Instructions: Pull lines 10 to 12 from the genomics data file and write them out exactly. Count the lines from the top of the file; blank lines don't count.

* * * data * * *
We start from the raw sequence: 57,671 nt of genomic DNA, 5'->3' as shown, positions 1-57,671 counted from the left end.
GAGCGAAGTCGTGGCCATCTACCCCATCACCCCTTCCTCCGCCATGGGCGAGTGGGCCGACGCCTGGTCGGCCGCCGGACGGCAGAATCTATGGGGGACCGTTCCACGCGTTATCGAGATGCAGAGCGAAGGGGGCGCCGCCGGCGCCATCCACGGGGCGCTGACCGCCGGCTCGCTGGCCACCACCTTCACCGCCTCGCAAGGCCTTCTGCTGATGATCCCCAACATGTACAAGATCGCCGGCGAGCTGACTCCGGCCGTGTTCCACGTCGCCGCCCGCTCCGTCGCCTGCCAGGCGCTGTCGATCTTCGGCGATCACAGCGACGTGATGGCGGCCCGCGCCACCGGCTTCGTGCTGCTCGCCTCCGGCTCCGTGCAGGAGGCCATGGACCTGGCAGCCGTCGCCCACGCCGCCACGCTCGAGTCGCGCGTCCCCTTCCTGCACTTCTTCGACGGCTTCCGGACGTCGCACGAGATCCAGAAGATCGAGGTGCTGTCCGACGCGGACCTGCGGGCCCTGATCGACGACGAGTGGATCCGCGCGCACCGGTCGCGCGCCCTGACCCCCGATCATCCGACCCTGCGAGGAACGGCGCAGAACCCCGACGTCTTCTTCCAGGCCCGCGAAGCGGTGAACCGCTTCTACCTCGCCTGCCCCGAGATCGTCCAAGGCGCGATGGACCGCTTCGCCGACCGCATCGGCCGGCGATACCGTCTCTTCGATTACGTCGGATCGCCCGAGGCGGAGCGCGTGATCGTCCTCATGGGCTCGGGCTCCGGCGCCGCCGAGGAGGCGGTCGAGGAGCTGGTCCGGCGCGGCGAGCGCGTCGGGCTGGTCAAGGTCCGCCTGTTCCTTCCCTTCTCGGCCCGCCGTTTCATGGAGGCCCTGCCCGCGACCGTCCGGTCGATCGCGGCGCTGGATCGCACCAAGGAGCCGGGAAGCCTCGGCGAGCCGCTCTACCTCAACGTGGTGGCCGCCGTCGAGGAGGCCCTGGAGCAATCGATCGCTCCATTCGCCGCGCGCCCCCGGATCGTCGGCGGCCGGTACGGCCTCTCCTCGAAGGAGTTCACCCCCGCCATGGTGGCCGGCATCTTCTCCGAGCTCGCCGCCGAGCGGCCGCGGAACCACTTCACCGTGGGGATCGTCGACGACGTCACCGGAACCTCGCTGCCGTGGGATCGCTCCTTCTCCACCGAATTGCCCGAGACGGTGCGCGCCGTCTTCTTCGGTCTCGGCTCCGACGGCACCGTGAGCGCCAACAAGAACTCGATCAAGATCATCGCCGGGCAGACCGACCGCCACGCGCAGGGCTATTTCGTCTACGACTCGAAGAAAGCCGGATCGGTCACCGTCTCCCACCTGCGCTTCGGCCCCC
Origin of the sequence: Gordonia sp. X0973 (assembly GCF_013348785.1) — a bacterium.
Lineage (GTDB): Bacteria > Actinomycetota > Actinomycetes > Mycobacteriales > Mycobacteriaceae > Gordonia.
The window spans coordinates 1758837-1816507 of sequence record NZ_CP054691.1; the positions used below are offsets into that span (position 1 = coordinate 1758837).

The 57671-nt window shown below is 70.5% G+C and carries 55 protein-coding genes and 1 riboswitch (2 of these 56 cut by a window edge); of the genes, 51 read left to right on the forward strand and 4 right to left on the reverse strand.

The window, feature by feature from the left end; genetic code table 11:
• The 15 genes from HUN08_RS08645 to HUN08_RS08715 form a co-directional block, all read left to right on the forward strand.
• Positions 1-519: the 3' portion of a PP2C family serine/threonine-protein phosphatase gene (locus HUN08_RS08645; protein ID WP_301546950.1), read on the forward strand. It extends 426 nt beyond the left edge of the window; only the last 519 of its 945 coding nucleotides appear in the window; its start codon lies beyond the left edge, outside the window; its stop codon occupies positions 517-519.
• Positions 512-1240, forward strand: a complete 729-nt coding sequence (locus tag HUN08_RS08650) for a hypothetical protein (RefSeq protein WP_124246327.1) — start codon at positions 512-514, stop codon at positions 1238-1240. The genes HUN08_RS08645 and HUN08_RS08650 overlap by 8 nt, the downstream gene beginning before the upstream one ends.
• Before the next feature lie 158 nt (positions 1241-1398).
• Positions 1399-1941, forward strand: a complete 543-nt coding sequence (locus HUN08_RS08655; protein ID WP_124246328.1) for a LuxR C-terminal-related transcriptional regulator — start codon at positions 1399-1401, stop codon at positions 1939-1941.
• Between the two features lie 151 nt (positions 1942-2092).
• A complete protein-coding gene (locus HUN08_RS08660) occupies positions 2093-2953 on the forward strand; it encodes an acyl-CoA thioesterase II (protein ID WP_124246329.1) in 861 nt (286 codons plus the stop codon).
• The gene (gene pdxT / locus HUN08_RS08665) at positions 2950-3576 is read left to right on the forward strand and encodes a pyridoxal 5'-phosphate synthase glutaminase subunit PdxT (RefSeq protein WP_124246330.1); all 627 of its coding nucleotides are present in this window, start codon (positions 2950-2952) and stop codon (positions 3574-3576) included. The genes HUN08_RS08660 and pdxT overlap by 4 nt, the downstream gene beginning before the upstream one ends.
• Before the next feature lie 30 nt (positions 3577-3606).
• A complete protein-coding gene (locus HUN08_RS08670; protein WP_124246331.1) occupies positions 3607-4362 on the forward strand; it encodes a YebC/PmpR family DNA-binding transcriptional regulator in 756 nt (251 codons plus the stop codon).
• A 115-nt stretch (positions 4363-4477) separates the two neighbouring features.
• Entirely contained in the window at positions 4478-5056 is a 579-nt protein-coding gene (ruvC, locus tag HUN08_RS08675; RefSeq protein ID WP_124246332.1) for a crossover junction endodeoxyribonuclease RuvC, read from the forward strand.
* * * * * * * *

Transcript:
• Positions 512-1240, forward strand: a complete 729-nt coding sequence (locus tag HUN08_RS08650) for a hypothetical protein (RefSeq protein WP_124246327.1) — start codon at positions 512-514, stop codon at positions 1238-1240. The genes HUN08_RS08645 and HUN08_RS08650 overlap by 8 nt, the downstream gene beginning before the upstream one ends.
• Before the next feature lie 158 nt (positions 1241-1398).
• Positions 1399-1941, forward strand: a complete 543-nt coding sequence (locus HUN08_RS08655; protein ID WP_124246328.1) for a LuxR C-terminal-related transcriptional regulator — start codon at positions 1399-1401, stop codon at positions 1939-1941.